Kevin Mcmahon | music director and conductor

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November 14, 2015

Classical Net Music Review

A Season of Surprises

Keith Emerson: Piano Concerto #1
Johann Sebastian Bach: Concerto for 2 Violins, BWV 1043
Ferde Grofé: Grand Canyon Suite
1 Jeffrey Biegel, pianojeffreybiegel
2 Debbie Williamson & Kevin McMahon, violins
Sheboygan Symphony Orchestra/Kevin McMahon
Sheboygan, WI, Stefanie H. Weill Center for the Performing Arts, 3 October 2015

The most notable part of this concert was the Piano Concerto by Keith Emerson (b. 1944) and its enthusiastic reception by the large audience. What is especially noteworthy is that the first movement, Allegro Giojoso, begins and ends with a tone row, inspired by Emerson's study of Arnold Schoenberg. The Sheboygan audience took this in stride. So what if there was a tone row? But consider that Sheboygan, a city of fifty thousand, fifty miles north of Milwaukee, is an industrial area and that Schoenbergian style has never been known to arouse much enthusiasm in audiences anywhere. Asked afterwards if he would have anticipated such a response to twelve-tone music from this audience prior to accepting his present position, Maestro McMahon shook his head silently but happily. Actually, in his first few years in Sheboygan, McMahon has improved the playing quality of this nearly one hundred year old civic orchestra notably. Another factor in the enthusiastic reaction to this piano concerto was the powerful performance by the distinguished soloist Jeffrey Biegel. The Emerson is a high energy work.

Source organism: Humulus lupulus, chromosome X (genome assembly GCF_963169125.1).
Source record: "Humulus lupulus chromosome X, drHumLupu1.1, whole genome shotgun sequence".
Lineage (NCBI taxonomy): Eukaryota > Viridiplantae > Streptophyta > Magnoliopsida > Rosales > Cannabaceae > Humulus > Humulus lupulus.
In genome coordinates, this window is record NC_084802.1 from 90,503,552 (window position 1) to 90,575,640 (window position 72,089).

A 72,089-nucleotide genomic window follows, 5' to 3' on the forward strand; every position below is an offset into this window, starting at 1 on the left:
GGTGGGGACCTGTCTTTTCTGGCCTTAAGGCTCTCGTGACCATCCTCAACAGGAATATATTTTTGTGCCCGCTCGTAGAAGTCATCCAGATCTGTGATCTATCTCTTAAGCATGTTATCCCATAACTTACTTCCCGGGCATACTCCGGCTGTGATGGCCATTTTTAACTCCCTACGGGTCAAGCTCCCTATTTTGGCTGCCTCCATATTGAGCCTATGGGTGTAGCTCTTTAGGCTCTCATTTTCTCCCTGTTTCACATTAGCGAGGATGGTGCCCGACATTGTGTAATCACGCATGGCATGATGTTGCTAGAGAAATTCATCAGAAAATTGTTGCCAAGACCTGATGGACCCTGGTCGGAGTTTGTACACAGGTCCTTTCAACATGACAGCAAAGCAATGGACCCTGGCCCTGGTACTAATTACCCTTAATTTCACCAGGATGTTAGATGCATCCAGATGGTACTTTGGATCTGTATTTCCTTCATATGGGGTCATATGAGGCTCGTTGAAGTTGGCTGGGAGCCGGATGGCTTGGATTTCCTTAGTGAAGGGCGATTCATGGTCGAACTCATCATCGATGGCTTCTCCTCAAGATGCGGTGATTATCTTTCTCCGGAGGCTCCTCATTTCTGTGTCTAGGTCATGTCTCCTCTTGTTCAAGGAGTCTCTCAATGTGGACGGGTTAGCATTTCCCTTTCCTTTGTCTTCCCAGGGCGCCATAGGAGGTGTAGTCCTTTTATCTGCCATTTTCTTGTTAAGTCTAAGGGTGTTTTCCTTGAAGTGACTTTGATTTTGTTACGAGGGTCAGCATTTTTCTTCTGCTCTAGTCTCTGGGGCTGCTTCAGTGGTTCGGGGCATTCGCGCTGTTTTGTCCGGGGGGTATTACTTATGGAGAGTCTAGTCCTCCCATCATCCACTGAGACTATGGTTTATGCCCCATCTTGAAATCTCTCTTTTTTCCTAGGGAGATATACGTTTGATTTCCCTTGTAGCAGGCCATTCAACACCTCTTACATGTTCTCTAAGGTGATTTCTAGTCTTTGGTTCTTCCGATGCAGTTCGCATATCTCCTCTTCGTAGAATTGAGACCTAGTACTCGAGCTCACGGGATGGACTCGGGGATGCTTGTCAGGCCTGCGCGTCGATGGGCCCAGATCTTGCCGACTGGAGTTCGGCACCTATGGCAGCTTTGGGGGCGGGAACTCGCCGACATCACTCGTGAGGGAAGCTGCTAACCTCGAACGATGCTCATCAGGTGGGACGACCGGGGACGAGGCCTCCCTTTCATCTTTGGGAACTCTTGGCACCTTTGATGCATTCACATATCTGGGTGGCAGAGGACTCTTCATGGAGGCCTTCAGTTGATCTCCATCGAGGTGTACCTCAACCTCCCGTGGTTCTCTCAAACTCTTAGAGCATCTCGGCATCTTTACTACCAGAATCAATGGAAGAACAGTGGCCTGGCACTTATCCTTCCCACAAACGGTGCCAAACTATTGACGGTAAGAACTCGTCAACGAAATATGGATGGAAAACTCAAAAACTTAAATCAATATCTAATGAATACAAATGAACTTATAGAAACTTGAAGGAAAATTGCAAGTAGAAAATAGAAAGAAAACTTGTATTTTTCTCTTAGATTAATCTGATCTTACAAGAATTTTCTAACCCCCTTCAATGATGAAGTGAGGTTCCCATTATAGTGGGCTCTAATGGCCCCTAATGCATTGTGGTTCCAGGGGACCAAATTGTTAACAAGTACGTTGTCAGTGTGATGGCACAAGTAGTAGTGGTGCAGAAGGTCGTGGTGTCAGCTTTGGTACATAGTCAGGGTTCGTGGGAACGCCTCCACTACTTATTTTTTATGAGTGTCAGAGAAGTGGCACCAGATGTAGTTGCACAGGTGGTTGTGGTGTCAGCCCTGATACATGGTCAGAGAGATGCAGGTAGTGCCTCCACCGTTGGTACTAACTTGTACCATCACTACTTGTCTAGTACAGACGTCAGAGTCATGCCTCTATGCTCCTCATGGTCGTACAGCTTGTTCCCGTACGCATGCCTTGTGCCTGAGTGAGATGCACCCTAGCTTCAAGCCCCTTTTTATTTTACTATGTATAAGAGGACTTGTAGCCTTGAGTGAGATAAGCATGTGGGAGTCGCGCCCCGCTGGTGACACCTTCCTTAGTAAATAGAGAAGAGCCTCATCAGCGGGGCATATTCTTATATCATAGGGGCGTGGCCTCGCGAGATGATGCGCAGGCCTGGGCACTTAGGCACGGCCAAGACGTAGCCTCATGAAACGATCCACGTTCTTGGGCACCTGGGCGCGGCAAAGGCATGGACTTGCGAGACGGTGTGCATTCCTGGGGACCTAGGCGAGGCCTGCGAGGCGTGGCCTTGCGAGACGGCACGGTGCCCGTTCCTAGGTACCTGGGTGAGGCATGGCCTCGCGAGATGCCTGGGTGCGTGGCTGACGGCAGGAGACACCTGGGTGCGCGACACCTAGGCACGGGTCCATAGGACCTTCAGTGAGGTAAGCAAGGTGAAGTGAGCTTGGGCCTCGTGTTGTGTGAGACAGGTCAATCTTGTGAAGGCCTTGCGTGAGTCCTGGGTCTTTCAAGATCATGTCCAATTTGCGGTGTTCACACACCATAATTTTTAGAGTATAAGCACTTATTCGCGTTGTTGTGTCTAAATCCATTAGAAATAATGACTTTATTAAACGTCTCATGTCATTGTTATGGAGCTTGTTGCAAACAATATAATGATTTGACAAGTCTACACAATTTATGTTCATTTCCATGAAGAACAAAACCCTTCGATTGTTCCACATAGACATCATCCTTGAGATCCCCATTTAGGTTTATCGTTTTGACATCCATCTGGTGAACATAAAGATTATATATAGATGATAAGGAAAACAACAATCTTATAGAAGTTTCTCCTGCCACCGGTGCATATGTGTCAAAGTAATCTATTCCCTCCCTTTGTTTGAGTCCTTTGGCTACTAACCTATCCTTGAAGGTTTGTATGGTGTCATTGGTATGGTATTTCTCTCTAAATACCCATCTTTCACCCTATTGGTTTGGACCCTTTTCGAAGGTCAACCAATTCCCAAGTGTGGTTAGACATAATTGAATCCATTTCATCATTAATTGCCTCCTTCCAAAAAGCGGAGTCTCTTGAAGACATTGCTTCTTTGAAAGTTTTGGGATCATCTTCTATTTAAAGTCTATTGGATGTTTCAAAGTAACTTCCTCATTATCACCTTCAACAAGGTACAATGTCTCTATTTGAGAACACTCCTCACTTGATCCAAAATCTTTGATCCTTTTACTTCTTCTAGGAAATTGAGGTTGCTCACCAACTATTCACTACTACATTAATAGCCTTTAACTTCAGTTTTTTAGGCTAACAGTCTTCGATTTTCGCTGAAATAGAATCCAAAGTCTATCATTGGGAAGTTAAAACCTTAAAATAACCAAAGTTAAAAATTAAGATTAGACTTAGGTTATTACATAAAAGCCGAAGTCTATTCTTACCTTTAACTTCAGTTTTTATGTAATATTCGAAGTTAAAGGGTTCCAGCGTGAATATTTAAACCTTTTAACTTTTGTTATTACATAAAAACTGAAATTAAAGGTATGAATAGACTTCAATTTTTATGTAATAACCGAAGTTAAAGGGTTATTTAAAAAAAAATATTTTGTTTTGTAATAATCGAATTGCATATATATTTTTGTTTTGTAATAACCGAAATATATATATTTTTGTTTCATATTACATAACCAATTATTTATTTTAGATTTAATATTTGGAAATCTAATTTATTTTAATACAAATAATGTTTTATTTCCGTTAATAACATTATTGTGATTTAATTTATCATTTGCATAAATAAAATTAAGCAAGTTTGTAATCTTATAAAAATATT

Actually, the Emerson concerto is not entirely twelve-tone. Even the first movement has a rhapsodic clarinet passage, a solemn brass chorale, and a "stately yet lively and very English march with baroque flourishes," as the program note by Joseph Milicia has it. The short second movement, Andante molto cantabile, is songlike. The finale, Toccata con fuoco, is hard-driving and agitated, with some syncopation. The sheer energy exhibited here brought the audience to its feet, with yelling even.

The Bach concerto was significant on this occasion chiefly because it was the swan-song of the retiring concert-master after several decades of service to the orchestra. She played it with the conductor as second violin, and it was a celebratory occasion for her.

The concluding work was the Grand Canyon Suite, which was a showpiece for the full orchestra, with more than fifteen percussion instruments, including a wind machine and thunder sheet.

Copyright © 2015, R. James Tobin

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